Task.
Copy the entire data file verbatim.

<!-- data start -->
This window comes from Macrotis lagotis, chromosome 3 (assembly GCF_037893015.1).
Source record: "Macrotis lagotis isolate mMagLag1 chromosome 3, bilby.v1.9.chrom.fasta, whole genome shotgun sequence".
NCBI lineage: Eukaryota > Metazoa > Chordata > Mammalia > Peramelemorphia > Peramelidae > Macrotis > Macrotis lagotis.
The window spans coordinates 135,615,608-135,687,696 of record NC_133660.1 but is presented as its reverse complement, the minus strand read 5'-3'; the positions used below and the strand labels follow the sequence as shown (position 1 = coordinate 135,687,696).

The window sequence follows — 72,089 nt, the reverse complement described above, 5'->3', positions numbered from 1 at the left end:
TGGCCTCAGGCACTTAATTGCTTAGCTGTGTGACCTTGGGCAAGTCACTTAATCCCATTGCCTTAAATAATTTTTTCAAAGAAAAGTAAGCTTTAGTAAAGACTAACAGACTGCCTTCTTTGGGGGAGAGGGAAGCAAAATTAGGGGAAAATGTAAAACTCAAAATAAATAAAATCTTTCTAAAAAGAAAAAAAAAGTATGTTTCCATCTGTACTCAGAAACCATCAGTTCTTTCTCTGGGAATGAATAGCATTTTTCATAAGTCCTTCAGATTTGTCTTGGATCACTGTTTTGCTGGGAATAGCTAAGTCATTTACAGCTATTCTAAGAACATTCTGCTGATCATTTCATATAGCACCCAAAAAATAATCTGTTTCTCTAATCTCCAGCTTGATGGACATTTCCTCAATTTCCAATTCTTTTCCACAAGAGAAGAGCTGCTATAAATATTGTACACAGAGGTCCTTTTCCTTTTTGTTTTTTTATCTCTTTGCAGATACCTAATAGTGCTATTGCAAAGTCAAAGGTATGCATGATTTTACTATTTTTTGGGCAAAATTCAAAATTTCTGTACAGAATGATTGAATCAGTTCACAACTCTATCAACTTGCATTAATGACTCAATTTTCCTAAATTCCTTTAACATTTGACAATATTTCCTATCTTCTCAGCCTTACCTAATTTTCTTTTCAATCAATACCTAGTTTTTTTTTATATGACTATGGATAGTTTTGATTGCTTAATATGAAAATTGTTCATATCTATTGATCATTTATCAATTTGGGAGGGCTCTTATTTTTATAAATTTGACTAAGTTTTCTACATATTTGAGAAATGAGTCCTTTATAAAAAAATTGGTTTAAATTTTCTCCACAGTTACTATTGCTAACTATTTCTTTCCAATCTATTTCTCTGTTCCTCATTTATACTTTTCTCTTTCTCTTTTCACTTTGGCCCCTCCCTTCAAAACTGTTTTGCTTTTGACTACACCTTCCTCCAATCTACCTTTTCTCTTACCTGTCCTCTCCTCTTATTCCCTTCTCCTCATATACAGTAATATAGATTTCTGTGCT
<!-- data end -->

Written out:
This window comes from Macrotis lagotis, chromosome 3 (assembly GCF_037893015.1).
Source record: "Macrotis lagotis isolate mMagLag1 chromosome 3, bilby.v1.9.chrom.fasta, whole genome shotgun sequence".
NCBI lineage: Eukaryota > Metazoa > Chordata > Mammalia > Peramelemorphia > Peramelidae > Macrotis > Macrotis lagotis.
The window spans coordinates 135,615,608-135,687,696 of record NC_133660.1 but is presented as its reverse complement, the minus strand read 5'-3'; the positions used below and the strand labels follow the sequence as shown (position 1 = coordinate 135,687,696).

The window sequence follows — 72,089 nt, the reverse complement described above, 5'->3', positions numbered from 1 at the left end:
TGGCCTCAGGCACTTAATTGCTTAGCTGTGTGACCTTGGGCAAGTCACTTAATCCCATTGCCTTAAATAATTTTTTCAAAGAAAAGTAAGCTTTAGTAAAGACTAACAGACTGCCTTCTTTGGGGGAGAGGGAAGCAAAATTAGGGGAAAATGTAAAACTCAAAATAAATAAAATCTTTCTAAAAAGAAAAAAAAAGTATGTTTCCATCTGTACTCAGAAACCATCAGTTCTTTCTCTGGGAATGAATAGCATTTTTCATAAGTCCTTCAGATTTGTCTTGGATCACTGTTTTGCTGGGAATAGCTAAGTCATTTACAGCTATTCTAAGAACATTCTGCTGATCATTTCATATAGCACCCAAAAAATAATCTGTTTCTCTAATCTCCAGCTTGATGGACATTTCCTCAATTTCCAATTCTTTTCCACAAGAGAAGAGCTGCTATAAATATTGTACACAGAGGTCCTTTTCCTTTTTGTTTTTTTATCTCTTTGCAGATACCTAATAGTGCTATTGCAAAGTCAAAGGTATGCATGATTTTACTATTTTTTGGGCAAAATTCAAAATTTCTGTACAGAATGATTGAATCAGTTCACAACTCTATCAACTTGCATTAATGACTCAATTTTCCTAAATTCCTTTAACATTTGACAATATTTCCTATCTTCTCAGCCTTACCTAATTTTCTTTTCAATCAATACCTAGTTTTTTTTTATATGACTATGGATAGTTTTGATTGCTTAATATGAAAATTGTTCATATCTATTGATCATTTATCAATTTGGGAGGGCTCTTATTTTTATAAATTTGACTAAGTTTTCTACATATTTGAGAAATGAGTCCTTTATAAAAAAATTGGTTTAAATTTTCTCCACAGTTACTATTGCTAACTATTTCTTTCCAATCTATTTCTCTGTTCCTCATTTATACTTTTCTCTTTCTCTTTTCACTTTGGCCCCTCCCTTCAAAACTGTTTTGCTTTTGACTACACCTTCCTCCAATCTACCTTTTCTCTTACCTGTCCTCTCCTCTTATTCCCTTCTCCTCATATACAGTAATATAGATTTCTGTGCT